Sunday, November 18, 2012
IHOP Distances Itself from Tyler Deaton as More Details Emerge
In a prior post, Republic of Gilead discussed the murder of 27 year-old Bethany Deaton, a former intern at the International House of Prayer (IHOP) in Kansas City, Missouri. Her roommate, Micah Moore, confessed to her murder, claiming that her husband, Tyler Deaton, ordered the killing. News reports indicate that Tyler Deaton headed a Christian religious group that met in the Deatons' home. Moore told authorities that killed Bethany Deaton because he feared she would tell her therapist about sexual assaults she endured at the hands of men in Tyler Deaton's religious group. Other witnesses also claim that Tyler Deaton had sexual relations with or tried to groom men in his group. Bethany Deaton, Tyler Deaton, and Micah Moore all worshipped at IHOP. Tyler Deaton is currently under investigation, according to the Fort Worth Star-Telegram, and his connections with IHOP have come under heavy scrutiny.
Shortly after Moore's arrest, IHOP insisted that it did not have ties to Tyler Deaton's religious group. However, Truthspeaker's Weblog and Feeling the Fiction both observed that Tyler Deaton was acknowledged as a division coordinator for a home fellowship group in a recent IHOP hand-out, but was later removed. The Kansas City Star corroborated these claims. Now, WDAF Fox 4 and the Kansas City Star report that IHOP is distancing itself further from Tyler Deaton and his group. According to news sources, IHOP insists that the listing of Tyler Deaton as an IHOP friendship group division coordinator was an error made by a volunteer, and that Deaton was never a coordinator.
A November 16th statement posted by IHOP's Forerunner Christian Fellowship further denies that Tyler Deaton held any leadership position. According to the statement, after Deaton graduated from IHOPU in May, he attended an Forerunner Christian Fellowship discussion on improving small groups. At one such gathering, he reportedly facilitated a breakout discussion. The statement claims that a volunteer mistakenly listed Tyler Deaton as a division coordinator while compiling a small groups information packet, but did no without consulting the small groups director.
IHOP's November 16th statement was highly critical of Tyler Deaton due to the disturbing details surrounding his religious group. "Knowing what we know now, we deeply regret our failure to discern the nature of Deaton’s alleged secretive, perverse, cultic practices. We further regret his admission to IHOPU four years ago and all connection he had with our organization," IHOP said in the statement. The organization adds that "We now believe his interest in our small groups was to try to promote his own agenda within our organization." (See www[dot]ihopkc[dot]org/ihopu/regarding-the-death-of-bethany-deaton/forerunner-christian-fellowship-regarding-tyler-deaton/)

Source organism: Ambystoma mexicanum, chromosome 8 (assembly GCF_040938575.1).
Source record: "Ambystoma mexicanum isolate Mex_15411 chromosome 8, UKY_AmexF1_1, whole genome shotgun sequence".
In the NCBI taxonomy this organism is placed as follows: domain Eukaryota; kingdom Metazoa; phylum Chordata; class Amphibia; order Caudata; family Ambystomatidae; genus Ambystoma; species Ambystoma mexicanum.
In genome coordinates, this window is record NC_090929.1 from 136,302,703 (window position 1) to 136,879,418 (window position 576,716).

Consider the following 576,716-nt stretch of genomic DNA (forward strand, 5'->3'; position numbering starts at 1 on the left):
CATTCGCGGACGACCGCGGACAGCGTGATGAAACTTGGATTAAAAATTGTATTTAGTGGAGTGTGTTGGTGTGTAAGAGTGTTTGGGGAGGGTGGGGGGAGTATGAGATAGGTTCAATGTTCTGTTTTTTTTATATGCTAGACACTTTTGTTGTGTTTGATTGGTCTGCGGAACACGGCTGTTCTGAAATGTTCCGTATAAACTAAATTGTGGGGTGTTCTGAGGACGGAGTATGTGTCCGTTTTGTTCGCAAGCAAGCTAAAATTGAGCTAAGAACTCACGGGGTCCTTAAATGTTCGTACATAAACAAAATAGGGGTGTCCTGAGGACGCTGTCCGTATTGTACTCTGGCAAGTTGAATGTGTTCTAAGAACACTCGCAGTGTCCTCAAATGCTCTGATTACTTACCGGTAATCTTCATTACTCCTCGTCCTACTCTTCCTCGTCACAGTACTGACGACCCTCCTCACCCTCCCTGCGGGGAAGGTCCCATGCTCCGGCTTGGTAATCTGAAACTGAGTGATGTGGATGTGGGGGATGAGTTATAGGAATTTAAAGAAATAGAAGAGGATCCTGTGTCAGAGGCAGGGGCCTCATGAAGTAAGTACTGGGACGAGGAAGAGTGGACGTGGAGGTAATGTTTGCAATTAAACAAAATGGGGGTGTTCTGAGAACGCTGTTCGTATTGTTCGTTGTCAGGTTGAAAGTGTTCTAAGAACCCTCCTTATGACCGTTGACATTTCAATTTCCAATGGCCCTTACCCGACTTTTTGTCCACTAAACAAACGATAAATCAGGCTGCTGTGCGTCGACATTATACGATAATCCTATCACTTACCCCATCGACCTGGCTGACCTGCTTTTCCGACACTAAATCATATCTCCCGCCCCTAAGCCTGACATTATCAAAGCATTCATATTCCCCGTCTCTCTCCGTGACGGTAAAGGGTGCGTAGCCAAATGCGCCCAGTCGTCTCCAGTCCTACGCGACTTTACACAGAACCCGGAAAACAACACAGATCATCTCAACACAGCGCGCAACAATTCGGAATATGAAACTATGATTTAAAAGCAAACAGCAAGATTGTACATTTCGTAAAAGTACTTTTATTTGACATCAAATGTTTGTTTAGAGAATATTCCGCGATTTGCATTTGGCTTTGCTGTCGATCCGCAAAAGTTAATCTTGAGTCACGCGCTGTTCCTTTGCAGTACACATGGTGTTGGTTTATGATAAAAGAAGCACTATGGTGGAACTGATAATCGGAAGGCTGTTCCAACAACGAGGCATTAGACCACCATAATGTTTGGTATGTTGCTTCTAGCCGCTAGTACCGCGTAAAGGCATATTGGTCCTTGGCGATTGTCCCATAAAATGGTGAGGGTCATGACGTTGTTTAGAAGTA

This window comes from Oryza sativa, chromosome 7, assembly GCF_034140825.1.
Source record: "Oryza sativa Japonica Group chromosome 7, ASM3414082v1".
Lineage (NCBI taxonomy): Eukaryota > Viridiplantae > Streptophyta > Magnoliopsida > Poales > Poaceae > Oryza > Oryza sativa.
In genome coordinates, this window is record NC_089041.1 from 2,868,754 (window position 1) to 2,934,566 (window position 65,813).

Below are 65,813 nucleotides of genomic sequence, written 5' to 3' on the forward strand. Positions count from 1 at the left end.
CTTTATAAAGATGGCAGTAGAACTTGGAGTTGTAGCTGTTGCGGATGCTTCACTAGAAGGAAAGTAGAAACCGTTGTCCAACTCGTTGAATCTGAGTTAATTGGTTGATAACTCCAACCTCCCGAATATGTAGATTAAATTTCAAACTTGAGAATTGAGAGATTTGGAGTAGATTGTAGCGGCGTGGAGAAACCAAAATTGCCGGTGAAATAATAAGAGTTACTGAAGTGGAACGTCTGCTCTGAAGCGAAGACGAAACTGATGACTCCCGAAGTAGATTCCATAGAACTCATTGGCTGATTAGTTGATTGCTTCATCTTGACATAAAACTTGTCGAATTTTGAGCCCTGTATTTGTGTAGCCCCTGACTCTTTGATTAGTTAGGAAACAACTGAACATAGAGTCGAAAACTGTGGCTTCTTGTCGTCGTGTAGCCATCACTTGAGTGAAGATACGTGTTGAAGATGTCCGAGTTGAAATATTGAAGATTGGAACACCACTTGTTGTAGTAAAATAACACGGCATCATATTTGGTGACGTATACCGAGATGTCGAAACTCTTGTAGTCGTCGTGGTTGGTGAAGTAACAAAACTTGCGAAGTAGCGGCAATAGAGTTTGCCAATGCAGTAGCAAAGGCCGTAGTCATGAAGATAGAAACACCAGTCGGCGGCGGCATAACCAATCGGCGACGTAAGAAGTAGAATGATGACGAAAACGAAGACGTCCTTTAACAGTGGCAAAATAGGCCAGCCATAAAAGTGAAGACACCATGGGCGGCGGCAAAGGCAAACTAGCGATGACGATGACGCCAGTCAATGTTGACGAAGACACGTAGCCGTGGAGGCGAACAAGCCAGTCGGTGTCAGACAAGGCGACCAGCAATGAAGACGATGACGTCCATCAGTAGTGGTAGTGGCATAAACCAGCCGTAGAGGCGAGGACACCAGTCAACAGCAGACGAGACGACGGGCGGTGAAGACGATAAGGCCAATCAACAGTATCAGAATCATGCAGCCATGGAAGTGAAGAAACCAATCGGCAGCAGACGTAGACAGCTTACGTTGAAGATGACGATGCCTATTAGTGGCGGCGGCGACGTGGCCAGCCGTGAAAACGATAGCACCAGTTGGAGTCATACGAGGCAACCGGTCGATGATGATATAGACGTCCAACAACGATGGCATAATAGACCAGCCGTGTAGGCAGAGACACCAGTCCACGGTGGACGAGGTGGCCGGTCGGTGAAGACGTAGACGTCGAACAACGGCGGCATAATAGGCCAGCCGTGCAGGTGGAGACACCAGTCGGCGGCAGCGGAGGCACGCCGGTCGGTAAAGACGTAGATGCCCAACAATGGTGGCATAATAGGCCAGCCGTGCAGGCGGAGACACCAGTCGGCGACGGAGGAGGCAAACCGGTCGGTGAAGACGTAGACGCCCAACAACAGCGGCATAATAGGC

Bloggers such as Truthspeaker are unmoved by IHOP's attempts to distance itself from Tyler Deaton. "Is leadership oversight so lax that they don’t even know the people that are in these positions at IHOP, or is IHOP just trying to cover their tracks and do damage control?" Truthspeaker writes.
Susan at Feeling the Fiction slams IHOP as well. "There are inside sources at IHOP-KC and they will continue to leak truth to the media and to those who stand against this cult group. [Mike] Bickle and others in leadership will undoubtedly continue to scramble, change their stories and lie; but eventually those lies will run dry," she wrote in a November 16th post.
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The media is now probing Tyler Deaton's life before Bethany Deaton's murder, and the portrait emerging is of a charismatic but domineering young man who poured himself into Christianity. According to the Kansas City Star, Tyler Deaton graduated as part of the Corpus Christi Calallen High School class of 2005. His year book portrait included a quote from Ryan Dobson's 2003 Christian book, Be Intolerant: Because Some Things Are Just Stupid.*
Tyler would go on to study at Southwestern University, a Methodist-affiliated school in Georgetown, Texas. Fellow student Christy Little described him as domineering. “Everything had to go his way,” she said. “One time he said there would be no discussion until everyone agreed that the King James version was the only true version of the Bible. Well, I was Catholic so I had a problem with that. So we argued and of course Tyler won everybody over because that’s what he did.”
While at Southwestern University, Deaton started a non-official religious group on campus, featuring prayer and singing. The group staunchly believed that homosexuality was wrong and un-Biblical, but some members claim that Deaton himself "struggled with being gay." University administrators eventually decided that the group could not use the chapel anymore, after an angry Deaton called people to the chapel following a homecoming skit he disliked. Deaton and other members had great admiration for the International House of Prayer, and he would later move to Kansas City where IHOP headquarters are located.
While this new information is illuminating, so many questions remain. What gave rise to Deaton's enthusiasm (or obsession) with a particular brand of Christianity? When did warning signs begin to emerge that Tyler Deaton's group was dangerous? What drew men to his group? Did anyone outside know about the abuse that Bethany Deaton experienced, and did they try to help her? Finally, just what was the true relationship between Tyler Deaton, his religious group, and IHOP? In time, I hope that law enforcement and journalists can unearth the answers to these questions.
* As an aside, I've read Be Intolerant, and it's an angry, poorly-written rant that reads more like a disgruntled teenager's journal than a coherent guide to Christian spirituality. Draw what you will from Tyler Deaton's taste in books.